I tell students that it doesn't matter whether or not they get to a solution within the limited space of each table. If they can, that's great! I tell students to fill in each row of each table, and then to assess how close each successive attempt comes to being right. Whenever someone comments on one table being more useful or user-friendly then the other, I ask them to expand on that, and the conversation about efficiency can take off from there.
Solution Strategy #2: Solve by Graphing
In order to solve this problem by graphing, we'll need two equations that we can graph. That work begins beneath the two guess-and-check tables, as we define the two variables. I use the second guessing table to show that's a little easier to let x represent the width of the rectangle, because then we can just multiply by 2.5 to get the length, y, which naturally yields the equation:
y = 2.5x
With the variables defined like that, we can just use the formula for perimeter to get the other equation:
2x + 2y = 448
There are a few moves that might make each of these equations a little easier to graph. I show everyone that the first equation can also be written as:
y = (5/2)x
and that writing the slope as a fraction will make it easier to plot points on our graph. In the second equation, we can divide through by 2, and get:
x + y = 224
As some students have already noticed, asking for length and width such that the perimeter of a rectangle is 448 is basically the same thing as asking for two numbers with a sum of 224. The algebra confirms that they're right. (That's an idea that will come up once again in my Quadratics unit, when we use area and perimeter problems to move into factoring.)
Some students will also point out that we can also write the perimeter constraint in slope-intercept form:
y = -x + 224
and that's what I'll reference when we graph the line.
Throughout all of this, it's important to note that we've already made two sets of points in our two guess-and-check tables, so we can always use those guesses as coordinate pairs. Usually, students are comfortable enough with graphing lines in slope-intercept form that we won't need those "points", but it's nice to know that they're there and can help us check the accuracy of our lines later on.
Turning to the back of the problem solving handout, there's a 30x30 first quadrant on which to graph these two lines. Our next decision is about how to scale the axes. I use the perimeter equation to help us make that decision. The intercepts of this equation are (0,224) and (224,0), so we'll want to be able to see both of those. Noting that, students are quick to conclude that we should count by 10's on each axis. Everyone takes a few minutes to complete that task. I do the same. When I work on the board, I'm modeling craftsmanship and attention to detail for my students (see this image: Plotted Points). I want them to feel like this is easy. Rather than writing every multiple of 10, I skip-count and only write the 50's. I ask the class, "What am I counting by here?" I want them to note that even though I'm only writing 50's, I'm still letting each line on the graph count for 10.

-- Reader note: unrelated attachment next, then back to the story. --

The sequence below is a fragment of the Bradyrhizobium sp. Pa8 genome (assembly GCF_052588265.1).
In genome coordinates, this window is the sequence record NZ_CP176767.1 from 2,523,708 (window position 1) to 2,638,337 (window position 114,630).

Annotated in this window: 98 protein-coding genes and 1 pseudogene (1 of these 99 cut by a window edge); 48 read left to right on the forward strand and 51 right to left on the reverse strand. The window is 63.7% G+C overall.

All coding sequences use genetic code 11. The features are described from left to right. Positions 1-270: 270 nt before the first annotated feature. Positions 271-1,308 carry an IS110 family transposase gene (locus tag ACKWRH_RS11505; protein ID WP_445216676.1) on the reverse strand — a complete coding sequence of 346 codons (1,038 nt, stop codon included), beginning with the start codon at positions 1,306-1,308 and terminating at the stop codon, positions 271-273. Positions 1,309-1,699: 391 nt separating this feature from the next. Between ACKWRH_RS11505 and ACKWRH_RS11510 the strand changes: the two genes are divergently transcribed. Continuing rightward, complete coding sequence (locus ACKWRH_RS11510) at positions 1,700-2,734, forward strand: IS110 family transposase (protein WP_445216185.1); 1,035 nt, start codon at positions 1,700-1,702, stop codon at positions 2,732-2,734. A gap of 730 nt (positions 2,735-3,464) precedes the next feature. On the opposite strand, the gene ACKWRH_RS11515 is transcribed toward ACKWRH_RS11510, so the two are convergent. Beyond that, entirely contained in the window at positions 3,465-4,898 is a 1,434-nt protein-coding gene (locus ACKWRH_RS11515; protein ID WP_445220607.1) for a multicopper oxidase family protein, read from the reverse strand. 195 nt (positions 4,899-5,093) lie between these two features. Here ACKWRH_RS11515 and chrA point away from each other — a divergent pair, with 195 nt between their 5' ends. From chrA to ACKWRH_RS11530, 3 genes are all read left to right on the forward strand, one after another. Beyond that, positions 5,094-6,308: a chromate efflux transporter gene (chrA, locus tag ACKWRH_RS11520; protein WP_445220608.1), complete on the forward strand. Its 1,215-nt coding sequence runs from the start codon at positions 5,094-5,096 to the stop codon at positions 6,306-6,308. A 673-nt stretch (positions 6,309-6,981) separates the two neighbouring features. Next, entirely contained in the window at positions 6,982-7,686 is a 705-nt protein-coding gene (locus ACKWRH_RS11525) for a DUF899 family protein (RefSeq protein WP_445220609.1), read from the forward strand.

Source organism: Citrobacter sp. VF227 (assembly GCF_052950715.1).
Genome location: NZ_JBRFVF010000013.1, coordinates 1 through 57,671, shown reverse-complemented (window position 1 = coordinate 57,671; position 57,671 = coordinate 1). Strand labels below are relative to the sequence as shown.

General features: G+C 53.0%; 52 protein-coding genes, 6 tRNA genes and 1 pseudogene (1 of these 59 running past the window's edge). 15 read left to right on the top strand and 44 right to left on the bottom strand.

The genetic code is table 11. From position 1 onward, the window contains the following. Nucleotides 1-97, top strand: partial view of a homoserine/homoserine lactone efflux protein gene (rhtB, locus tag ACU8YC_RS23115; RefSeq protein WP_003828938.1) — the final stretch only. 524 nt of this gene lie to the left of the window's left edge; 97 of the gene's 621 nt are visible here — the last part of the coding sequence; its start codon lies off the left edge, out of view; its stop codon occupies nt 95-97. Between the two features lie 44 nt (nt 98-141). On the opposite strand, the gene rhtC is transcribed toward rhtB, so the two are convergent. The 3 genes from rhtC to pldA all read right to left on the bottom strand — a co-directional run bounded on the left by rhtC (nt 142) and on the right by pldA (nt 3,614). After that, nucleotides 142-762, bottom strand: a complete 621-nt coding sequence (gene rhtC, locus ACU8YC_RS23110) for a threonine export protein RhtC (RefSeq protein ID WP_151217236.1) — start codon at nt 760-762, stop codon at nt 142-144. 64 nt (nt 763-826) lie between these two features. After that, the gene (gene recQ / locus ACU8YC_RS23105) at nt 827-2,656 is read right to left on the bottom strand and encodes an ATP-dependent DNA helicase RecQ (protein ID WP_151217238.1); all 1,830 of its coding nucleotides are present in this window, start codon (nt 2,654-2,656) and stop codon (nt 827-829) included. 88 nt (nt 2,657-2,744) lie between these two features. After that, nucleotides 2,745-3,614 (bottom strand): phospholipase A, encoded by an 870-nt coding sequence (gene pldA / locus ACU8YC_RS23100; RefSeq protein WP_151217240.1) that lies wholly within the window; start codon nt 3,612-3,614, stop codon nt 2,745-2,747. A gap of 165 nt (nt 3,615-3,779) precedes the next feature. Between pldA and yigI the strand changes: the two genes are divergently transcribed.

When that's done, we can plot some points. I show students that when both axes are equally scaled, we can use the slope and the method of counting "up and over" to plot successive points. When we "rise 5 and run 2", we're really going up 50 and over 20, but 50/20 reduces to 5/2, so everything works. (Tomorrow, we'll have an opportunity to investigate what happens when the axes are not equally scaled.)
With the points on the graph, we finally see that we're going to have to connect the dots to see the intersection. Once we do, the resulting intersection point should make plenty of sense!
Solution Strategy #3: Solve by Substitution
So finally we get to the algebraic solution of substitution, and it's always such a beautiful moment. I say that I want everyone to see something great, and I write this on the board. After all the work we've done, I want this to look simple and elegant to the kids, and it always does just that.
I note the difference between y = 2.5x and y = (5/2)x. As we've seen, the latter is better for graphing slope. The former, however, makes the calculations nice and easy however, and this gives students a chance to appreciate why we have different ways to write the same number.
Upon seeing this, my students have been known to beg to learn about substitution! "Why didn't you show us this before?" they say. I reply, "Now you know why algebra was invented!"
And now that they know, we can joyfully move toward mastering all the moves that make algebra such a powerful tool.
I note at the beginning of the previous section that the "Three Ways to Solve a Problem" activity will often take us beyond the end of today's class. Just to be prepared, however, I have a few extra problems ready to go. They're at the end of today's lesson notes.
The "Engel" problem will be used as an example during tomorrow's lesson.
The "Phelisha" problem will then be used as part of a check-in quiz on SLT 5.2.
You should adapt the pacing of this pair of lessons to your own classroom. Please feel free to let me know how it goes!